The importance of sleep really is something that is reinforced throughout our lives. We hear a lot about sleep during our lifetime. It starts with our mothers telling us that it’s bedtime. Mother knows that a growing child needs their sleep in order to function property and to do well in school. Worries about sleep, or a lack of it, permeates the lives of people for many, many years.
Sleep is just as important for adults as it is developing children. In some ways, it may be even more important. Sleep is more than just a way to make you feel recharged. Neglecting nocturnal dormancy can impact your health.
Did you know that the repair of blood vessels and the heart occurs while you are sleeping? Did you also know that if you’re starting to get sick (or even if you ARE sick already), sleeping is the best way to fight it? Your body cannot effectively fight off a virus and keep your body awake and functioning at the same time. Basically, it has to pick one or the other. So, if you sleep, you allocate more body energy to fighting off the virus.
Are you a Victim of Microsleep?
This term may be new to a lot of people. But at one time or another, almost everyone has experienced microsleep.
What is microsleep?
Microsleep occurs when your brain is sleep deprived. If you are forcing yourself to stay awake, eventually your brain is going to take the helm and shut down, even if it is only for a split second. Microsleep can last anywhere from a fraction of a second to almost 10 full seconds.
Microsleep is neither REM (Rapid Eye Movement) sleep nor NREM (Non Rapid Eye Movement) sleep. It occurs when portions of the brain shut down, and cause you to have a lapse in memory and cognitive function. If it occurs while you are driving, you may have a missing block of time where you don’t remember part of your trip. This can be extremely dangerous. Serious accidents (and even fatalities) can happen when you experience microsleep while driving.
Other times, you may find yourself sitting in a waiting room, just looking at your phone when all of a sudden your phone drops to the floor. You don’t know why you dropped it, but the noise of the phone hitting the floor jolts you awake. You then pick up the phone and try to cover it up with an excuse of needing a better phone case. Chances are good that a momentary lapse into microsleep is to blame.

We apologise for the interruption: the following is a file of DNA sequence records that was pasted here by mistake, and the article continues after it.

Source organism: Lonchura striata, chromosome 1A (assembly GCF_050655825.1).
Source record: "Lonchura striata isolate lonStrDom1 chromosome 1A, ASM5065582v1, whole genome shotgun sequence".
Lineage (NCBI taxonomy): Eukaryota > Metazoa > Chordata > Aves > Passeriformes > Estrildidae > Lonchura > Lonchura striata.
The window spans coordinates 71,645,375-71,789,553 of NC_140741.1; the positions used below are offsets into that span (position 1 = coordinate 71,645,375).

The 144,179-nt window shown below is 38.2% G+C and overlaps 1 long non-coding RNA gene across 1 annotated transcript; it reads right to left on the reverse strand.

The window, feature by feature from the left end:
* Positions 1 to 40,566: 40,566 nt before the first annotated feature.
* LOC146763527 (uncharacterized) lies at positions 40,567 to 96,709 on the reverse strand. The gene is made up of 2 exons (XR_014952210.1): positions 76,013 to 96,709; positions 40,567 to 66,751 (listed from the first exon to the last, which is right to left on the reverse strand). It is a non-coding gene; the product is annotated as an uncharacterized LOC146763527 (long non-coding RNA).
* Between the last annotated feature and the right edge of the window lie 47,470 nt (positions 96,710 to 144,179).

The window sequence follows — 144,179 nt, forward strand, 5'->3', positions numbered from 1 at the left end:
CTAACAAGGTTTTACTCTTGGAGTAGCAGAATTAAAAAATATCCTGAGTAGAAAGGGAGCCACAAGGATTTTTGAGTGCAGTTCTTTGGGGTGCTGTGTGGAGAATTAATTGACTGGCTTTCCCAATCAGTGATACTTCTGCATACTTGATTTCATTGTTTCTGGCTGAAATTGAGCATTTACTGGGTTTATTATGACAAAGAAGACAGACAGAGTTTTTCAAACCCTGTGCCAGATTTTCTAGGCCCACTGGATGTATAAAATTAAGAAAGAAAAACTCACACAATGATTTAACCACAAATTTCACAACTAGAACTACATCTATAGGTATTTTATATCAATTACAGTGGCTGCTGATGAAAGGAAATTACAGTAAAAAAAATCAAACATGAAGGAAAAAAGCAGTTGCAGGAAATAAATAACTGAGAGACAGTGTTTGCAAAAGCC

Here are some of the indications that you’ve experienced microsleep:
- Brief memory lapses
- Missing an exit while driving
- Hitting the highway’s rumble strip
- Car accidents or near misses
- Head bobbing
- Brief loss of muscle control
- Falling down or slumping over
- Dropping something held
Preventing Sleep Deprivation
What can you do to prevent sleep deprivation? Well, obviously, sleep! But with the busy schedules of today’s daily lives, sleep tends to take a back seat. But let’s make an attempt anyway.
- Set an alarm for 30 minutes prior to a reasonable bedtime. Try to afford yourself at least 6.5 to 7 hours of uninterrupted sleep. When the alarm sounds, begin your bedtime routine.
- Turn off the TV, finish whatever it is you are doing, and dim the lights. While some people find it relaxing to listen to soft music or read their phone screens at bedtime, these activities are not conducive to cultivating sleep.
- Keep fluids (especially caffeine) to a minimum to avoid having to wake during the night to answer the call of nature.
- If you are waking up groggy, or if you wake up with a headache, you may have sleep apnea. Visit your doctor for a checkup. It might be that a CPAP machine can help you breathe better and sleep deeper at night.
- Make sure your room is dark. Invest in blackout blinds if you have a bright streetlamp outside, or if the sun rises before you do.
If you are still having trouble getting a good night’s sleep, see a physician. It’s that important. If you don’t have insurance, affordable medical care is available through the Community Care program at HOPE Healthcare Services. Contact HOPE Healthcare Services at 317-272-0708 or visit our website for more information.
Disclaimer: The information included in this article is for educational purposes only. It should not be used as a substitute for professional medical advice or treatment.